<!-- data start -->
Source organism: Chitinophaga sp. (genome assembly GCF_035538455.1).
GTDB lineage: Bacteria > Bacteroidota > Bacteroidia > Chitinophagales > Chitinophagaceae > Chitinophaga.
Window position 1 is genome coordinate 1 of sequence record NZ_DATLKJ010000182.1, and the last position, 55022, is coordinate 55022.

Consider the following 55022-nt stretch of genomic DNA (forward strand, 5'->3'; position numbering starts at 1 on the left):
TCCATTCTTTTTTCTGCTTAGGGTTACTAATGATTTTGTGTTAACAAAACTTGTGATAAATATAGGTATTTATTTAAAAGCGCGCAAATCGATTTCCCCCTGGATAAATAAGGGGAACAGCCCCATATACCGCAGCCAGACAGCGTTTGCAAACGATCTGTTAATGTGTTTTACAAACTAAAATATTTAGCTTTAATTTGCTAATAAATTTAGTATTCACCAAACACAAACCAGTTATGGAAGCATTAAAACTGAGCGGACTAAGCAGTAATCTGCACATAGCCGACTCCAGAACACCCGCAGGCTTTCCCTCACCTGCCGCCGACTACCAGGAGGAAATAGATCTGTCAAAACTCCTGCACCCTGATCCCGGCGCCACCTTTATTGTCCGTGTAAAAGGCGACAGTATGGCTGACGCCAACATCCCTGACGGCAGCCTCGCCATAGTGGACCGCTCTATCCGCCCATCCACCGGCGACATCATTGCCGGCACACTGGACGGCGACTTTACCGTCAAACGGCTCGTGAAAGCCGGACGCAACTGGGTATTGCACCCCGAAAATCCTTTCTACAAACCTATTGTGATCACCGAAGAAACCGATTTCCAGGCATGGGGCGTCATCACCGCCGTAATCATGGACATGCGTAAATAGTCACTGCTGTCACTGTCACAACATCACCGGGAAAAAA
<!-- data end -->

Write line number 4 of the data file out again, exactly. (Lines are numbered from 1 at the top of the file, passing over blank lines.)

Consider the following 55022-nt stretch of genomic DNA (forward strand, 5'->3'; position numbering starts at 1 on the left):